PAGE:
El Malpais NCA

Ranger Station Nature Trail

brochure El Malpais NCA - Ranger Station Nature Trail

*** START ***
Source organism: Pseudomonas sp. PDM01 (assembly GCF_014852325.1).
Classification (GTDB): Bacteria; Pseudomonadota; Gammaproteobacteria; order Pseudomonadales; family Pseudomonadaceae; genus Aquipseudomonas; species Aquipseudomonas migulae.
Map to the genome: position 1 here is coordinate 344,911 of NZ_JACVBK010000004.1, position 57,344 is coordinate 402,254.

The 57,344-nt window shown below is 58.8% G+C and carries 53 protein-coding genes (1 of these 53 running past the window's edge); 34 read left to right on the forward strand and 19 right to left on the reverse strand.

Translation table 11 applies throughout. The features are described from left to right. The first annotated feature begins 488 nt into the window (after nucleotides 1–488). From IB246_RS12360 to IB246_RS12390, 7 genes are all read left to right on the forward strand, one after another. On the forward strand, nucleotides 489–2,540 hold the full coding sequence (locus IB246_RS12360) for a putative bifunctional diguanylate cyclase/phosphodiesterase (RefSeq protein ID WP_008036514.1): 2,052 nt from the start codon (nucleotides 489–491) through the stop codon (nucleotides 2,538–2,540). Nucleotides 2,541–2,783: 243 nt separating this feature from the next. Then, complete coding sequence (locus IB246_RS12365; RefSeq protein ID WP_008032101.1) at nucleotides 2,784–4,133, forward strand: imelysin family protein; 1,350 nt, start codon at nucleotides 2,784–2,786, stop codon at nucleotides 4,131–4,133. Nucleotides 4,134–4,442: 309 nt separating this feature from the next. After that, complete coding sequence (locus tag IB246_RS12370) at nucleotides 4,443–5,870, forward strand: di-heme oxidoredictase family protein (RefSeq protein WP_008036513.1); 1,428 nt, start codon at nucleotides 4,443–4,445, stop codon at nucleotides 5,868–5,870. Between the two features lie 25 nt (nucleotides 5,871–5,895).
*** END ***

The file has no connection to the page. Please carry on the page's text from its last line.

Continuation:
View from Overlook: Ranger Station Nature Trail Guide Wildlife By now you have probably seen or at least heard a few birds. They are abundant in this upland desert. Approximately 210 species have been observed at El Malpais. Many of the more common species can be seen around the Ranger Station. You might not think there is enough around here to eat if you were a bird. But take a closer look; Pinõn has large nutritious seeds, Juniper has moist berries, and there are many grasses and other hearty plants to munch on. Insects, reptiles, rodents, and even other birds provide plenty of food for the entire ecosystem. Some common birds you might see in the Winter include: Pinyon Jay, Western Bluebird and Raven. El Malpais National Conservation Area What started as a one-mile-loop walk to stretch the legs has hopefully given you much more. To learn more about the geology of this area, see samples of the fossils and formations, or identify birds and tracks you may have seen, please come in to the Ranger Station where the helpful staff can assist you in furthering your knowledge of El Malpais National Conservation Area. Summer: Red-tailed Hawk, Northern Mockingbird, Black-chinned Hummingbird. Even if you didn’t see or hear a single animal or bird on your hike today, you can still find evidence that they are around. Look for tracks in the loose sand on and around the trail. You can also watch for scat. Identifying an animal by what it leaves behind is an important tool for biologists. Elk and Mule Deer have small pellets as droppings. Coyote and fox tend to leave their scat in the center of the trail as a way of marking their territory. It’s not unheard of to see these tracks along the trail: Bureau of Land Management Rio Puerco Field Office 100 Sun Ave. NE Pan American Bldg., Suite 330 Albuquerque, New Mexico 87109 505/761-8700 or El Malpais Ranger Station 505/280-2918 or www.blm.gov/new-mexico BLM/NM/GI-11-04-8000 Rabbit 4" Coyote 2.5" Elk 4.5"-5.5" Bear 7"-9" Leave No Trace: Plan ahead and prepare - Travel and camp on durable surfaces - Dispose of waste properly - Leave what you find - Minimize campfire impacts - Respect wildlife - Be considerate of other visitors. T he Ranger Station Nature Trail guides the visitor through a unique landscape. Follow the 1-mile loop trail to the right at the trailhead and look for the plants, animals, and rock features described in this brochure. There are many interesting plants found here. Look around for plants you might not know and check in at the Ranger Station for more information. Arroyo Contact Zone An “arroyo” is the Spanish word for brook or wash. It is usually a dry river, creek or stream bed/gulch that temporarily or seasonally fills and flows after sufficient rain. The first thing you might notice as you walk along the wooden steps is a dip in the trail. Although there is rarely water visible along this sandy, dusty landscape, this area shows the effects of water on the land. El Malpais has a semi-arid climate, getting between zero to15 inches of precipitation per year. Some of that moisture occurs in annual snowfall. However, in the summer it is common to get thunderstorms that produce large amounts of water very quickly. The dry, baked land around you has no time to absorb such rain, and deep “arroyos” are formed. The edges of an arroyo can be quite steep when plant roots hold down the soil. Look around and see if you can find plants holding down the soil or debris that looks like it was washed to where it is now. PJ Uplands As you start up the switchbacks of the trail, stop and take a look at the plants around you. Most Piñon Pine of the trees found here are Pinõn Pine (Pinus edulis) and One-seed Juniper (Juniperus monosperma). You can readily tell them apart by their leaf structure. These trees have adapted leaves with small surface areas to avoid having broad leaves that would be difficult to sustain in the baking sun and dry winds. The Pinõn Pine has adapted short needles (about an inch long) in bundles of two. Junipers have evolved leaf scales—neither a needle nor a flat leaf, thus allowing them to survive the elements. You are standing on a geologic timeline. Here, the Zuni sandstone is from the Jurassic period—about 160 million years ago. It was deposited in a desert One-seed Juniper made from windblown sand. The colors vary from yellowish-grey to tan. On top of this layer is a “white zone,” known as a geologic unconformity. Unconformities are gaps in the geologic rock record. They are surfaces of contact between older rocks and younger sedimentary rocks, formed due to erosion or lack of sediment deposition over extended periods of time. Most of the rock layers that were once here are now missing. Where did they go? The Dakota Sandstone above that is from the Cretaceous period (about 80 million years ago). This rock was once sand deposited by a vast inland sea. The sandstone here is usually a dark to light grey color. Trail split Here you have an option. You can continue in the counter clockwise direction to the next interesting geologic feature, or head south out to the overlook. Adding the overlook to the journey will make it a 1.25 mile hike. Look further in the brochure for identification of features seen in the view. Slickensides Now that we are walking along the top of this mesa edge, we are reminded again of how this rock got here. If you look closely you might find ripple marks. They are a little darker than the rest of the rock here and some good examples are seen five feet to the right of the trail. Ripple marks are made by waves when this rock was still sand. In some places you can see currents flowing in at least two directions, leading one to believe that this was probably a tidal flat. More geologic forces have been at work out here since 80 million years ago. Explore around and see if you can find some smoothly polished surfaces. These are called Slickensides and are produced by heating as two rocks move past each other along a fault. There is a rock with slickensides in the center of the trail. Slickensides Ripple Marks Tidal Flat Ripple Marks Fossils If you found the ripple marks and slickensides, and want another challenge, start looking for fossils! Remember this rock was once under an inland sea. Oysters and other bivalves can be found fossilized and imbedded in rock of the mesa. You also might find rock that looks like dried mud cracks. This is called "septarian." Calcite has filled in the spaces between the mud cracks. Remember to leave everything you find for the next visitor to discover. If you have no luck finding fossils, there are some excellent examples in the Ranger Station. Overlook Before you start to head down the trail, stop and take a look out across the valley. To the southwest are black, jagged lava flows. The lava is much younger than the rock you are standing on. The closest flow, which is approximately 3000 years old, is the youngest in the area. You can pick it out from the other flows because it is darker and tends to have a little less vegetation growing on it. Keep looking across and you can see the Chain of Craters, which is a distant row of cinder cones to the southwest. These provide further proof of the volcanic activity in this area. To the northeast is Mount Taylor a 11,301 foot composite volcano. Have a good long look; depending on conditions some of these features might not be visible. See the sketch on the back of this brochure to familiarize yourself with the area. Watch your footing on your way down!